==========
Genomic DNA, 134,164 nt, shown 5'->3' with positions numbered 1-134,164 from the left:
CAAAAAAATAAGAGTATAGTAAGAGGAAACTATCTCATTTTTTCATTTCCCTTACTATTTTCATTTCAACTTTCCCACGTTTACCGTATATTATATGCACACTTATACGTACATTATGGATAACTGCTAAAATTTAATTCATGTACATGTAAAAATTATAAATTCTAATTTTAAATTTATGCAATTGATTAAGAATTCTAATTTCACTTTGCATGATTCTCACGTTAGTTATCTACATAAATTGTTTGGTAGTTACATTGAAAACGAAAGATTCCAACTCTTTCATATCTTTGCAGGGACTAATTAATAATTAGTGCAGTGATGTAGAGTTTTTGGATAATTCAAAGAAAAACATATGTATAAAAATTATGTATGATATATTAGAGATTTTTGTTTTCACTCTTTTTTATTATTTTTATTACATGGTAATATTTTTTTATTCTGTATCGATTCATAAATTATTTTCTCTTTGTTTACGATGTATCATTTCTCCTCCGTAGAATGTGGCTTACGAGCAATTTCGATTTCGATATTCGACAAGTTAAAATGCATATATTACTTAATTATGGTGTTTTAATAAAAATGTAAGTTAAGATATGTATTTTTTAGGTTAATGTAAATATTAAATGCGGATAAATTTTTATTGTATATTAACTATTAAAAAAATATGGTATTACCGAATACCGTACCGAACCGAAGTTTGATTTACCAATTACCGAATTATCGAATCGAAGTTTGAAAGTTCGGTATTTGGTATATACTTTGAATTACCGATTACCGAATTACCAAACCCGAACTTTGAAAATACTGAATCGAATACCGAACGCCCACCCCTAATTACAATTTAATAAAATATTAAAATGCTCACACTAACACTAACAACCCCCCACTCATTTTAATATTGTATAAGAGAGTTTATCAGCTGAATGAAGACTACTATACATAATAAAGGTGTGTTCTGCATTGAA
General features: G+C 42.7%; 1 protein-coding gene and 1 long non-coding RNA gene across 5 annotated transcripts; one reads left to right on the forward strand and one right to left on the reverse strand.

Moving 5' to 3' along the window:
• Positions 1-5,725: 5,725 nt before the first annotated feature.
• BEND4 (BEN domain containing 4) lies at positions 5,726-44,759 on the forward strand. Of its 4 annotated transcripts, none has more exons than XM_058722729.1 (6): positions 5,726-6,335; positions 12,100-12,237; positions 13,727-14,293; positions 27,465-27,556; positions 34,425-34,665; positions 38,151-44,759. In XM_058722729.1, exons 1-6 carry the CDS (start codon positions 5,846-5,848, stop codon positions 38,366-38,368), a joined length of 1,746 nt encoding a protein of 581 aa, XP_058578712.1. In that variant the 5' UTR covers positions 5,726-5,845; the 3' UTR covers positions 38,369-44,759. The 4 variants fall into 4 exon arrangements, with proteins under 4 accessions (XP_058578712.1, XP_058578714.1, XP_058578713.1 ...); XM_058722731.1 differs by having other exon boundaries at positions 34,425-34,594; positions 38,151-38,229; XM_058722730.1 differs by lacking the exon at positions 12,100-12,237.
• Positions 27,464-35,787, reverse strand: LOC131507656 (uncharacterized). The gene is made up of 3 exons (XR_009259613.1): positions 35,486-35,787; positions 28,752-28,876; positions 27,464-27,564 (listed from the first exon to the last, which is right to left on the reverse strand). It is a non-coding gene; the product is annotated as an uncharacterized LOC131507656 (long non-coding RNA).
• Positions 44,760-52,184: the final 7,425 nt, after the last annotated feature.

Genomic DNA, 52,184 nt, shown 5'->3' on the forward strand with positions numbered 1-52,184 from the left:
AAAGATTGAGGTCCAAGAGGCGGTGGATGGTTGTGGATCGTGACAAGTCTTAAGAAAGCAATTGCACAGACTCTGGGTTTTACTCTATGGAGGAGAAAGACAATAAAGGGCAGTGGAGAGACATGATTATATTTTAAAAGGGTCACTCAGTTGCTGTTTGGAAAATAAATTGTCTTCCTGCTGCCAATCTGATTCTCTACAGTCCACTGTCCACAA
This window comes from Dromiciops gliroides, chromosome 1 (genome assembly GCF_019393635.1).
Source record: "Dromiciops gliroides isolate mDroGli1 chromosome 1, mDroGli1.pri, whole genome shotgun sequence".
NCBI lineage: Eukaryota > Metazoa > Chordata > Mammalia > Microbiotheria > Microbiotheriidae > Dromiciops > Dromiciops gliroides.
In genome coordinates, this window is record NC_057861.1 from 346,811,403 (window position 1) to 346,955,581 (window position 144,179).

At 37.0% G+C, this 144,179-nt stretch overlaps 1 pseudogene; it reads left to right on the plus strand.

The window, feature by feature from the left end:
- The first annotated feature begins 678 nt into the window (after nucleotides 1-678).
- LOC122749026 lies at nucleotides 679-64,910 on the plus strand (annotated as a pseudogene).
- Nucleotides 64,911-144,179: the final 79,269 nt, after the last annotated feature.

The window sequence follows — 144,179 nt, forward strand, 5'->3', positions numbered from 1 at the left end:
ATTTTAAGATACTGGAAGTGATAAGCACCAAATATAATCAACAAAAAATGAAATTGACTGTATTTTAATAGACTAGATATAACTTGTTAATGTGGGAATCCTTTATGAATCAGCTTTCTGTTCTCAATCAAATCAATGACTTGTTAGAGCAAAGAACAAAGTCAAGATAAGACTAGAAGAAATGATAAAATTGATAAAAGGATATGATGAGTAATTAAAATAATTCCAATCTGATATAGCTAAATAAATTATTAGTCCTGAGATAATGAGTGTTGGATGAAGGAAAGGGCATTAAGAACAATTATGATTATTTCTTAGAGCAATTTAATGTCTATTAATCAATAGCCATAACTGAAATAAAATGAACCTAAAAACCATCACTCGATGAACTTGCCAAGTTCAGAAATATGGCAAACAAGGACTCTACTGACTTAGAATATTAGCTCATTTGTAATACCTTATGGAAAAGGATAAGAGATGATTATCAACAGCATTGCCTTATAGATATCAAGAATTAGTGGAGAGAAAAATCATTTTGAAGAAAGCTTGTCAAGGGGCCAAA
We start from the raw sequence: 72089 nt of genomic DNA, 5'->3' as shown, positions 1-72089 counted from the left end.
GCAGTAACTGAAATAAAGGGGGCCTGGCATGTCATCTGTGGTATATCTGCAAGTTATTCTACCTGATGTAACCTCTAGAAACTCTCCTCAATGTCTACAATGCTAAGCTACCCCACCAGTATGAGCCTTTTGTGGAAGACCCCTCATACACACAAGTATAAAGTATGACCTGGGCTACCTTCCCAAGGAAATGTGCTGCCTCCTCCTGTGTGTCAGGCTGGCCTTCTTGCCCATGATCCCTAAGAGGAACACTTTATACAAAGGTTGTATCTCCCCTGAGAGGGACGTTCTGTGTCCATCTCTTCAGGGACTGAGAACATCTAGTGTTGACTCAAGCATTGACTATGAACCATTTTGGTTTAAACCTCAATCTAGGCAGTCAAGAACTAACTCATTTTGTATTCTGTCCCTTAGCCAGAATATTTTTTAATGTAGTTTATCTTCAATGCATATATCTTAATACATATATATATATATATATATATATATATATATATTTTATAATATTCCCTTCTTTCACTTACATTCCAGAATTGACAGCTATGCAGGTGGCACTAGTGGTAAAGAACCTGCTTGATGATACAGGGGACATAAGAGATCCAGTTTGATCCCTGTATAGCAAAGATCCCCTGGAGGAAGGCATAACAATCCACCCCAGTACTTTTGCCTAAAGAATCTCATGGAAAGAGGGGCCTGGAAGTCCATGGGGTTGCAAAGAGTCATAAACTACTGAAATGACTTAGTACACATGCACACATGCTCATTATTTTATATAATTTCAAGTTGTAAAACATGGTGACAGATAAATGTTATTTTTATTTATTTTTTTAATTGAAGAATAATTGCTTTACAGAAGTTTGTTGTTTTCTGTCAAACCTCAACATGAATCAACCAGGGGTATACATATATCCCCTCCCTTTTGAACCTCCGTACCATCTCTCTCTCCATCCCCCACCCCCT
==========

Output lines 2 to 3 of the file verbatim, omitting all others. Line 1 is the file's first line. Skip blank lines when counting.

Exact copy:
CAAAAAAATAAGAGTATAGTAAGAGGAAACTATCTCATTTTTTCATTTCCCTTACTATTTTCATTTCAACTTTCCCACGTTTACCGTATATTATATGCACACTTATACGTACATTATGGATAACTGCTAAAATTTAATTCATGTACATGTAAAAATTATAAATTCTAATTTTAAATTTATGCAATTGATTAAGAATTCTAATTTCACTTTGCATGATTCTCACGTTAGTTATCTACATAAATTGTTTGGTAGTTACATTGAAAACGAAAGATTCCAACTCTTTCATATCTTTGCAGGGACTAATTAATAATTAGTGCAGTGATGTAGAGTTTTTGGATAATTCAAAGAAAAACATATGTATAAAAATTATGTATGATATATTAGAGATTTTTGTTTTCACTCTTTTTTATTATTTTTATTACATGGTAATATTTTTTTATTCTGTATCGATTCATAAATTATTTTCTCTTTGTTTACGATGTATCATTTCTCCTCCGTAGAATGTGGCTTACGAGCAATTTCGATTTCGATATTCGACAAGTTAAAATGCATATATTACTTAATTATGGTGTTTTAATAAAAATGTAAGTTAAGATATGTATTTTTTAGGTTAATGTAAATATTAAATGCGGATAAATTTTTATTGTATATTAACTATTAAAAAAATATGGTATTACCGAATACCGTACCGAACCGAAGTTTGATTTACCAATTACCGAATTATCGAATCGAAGTTTGAAAGTTCGGTATTTGGTATATACTTTGAATTACCGATTACCGAATTACCAAACCCGAACTTTGAAAATACTGAATCGAATACCGAACGCCCACCCCTAATTACAATTTAATAAAATATTAAAATGCTCACACTAACACTAACAACCCCCCACTCATTTTAATATTGTATAAGAGAGTTTATCAGCTGAATGAAGACTACTATACATAATAAAGGTGTGTTCTGCATTGAA
General features: G+C 42.7%; 1 protein-coding gene and 1 long non-coding RNA gene across 5 annotated transcripts; one reads left to right on the forward strand and one right to left on the reverse strand.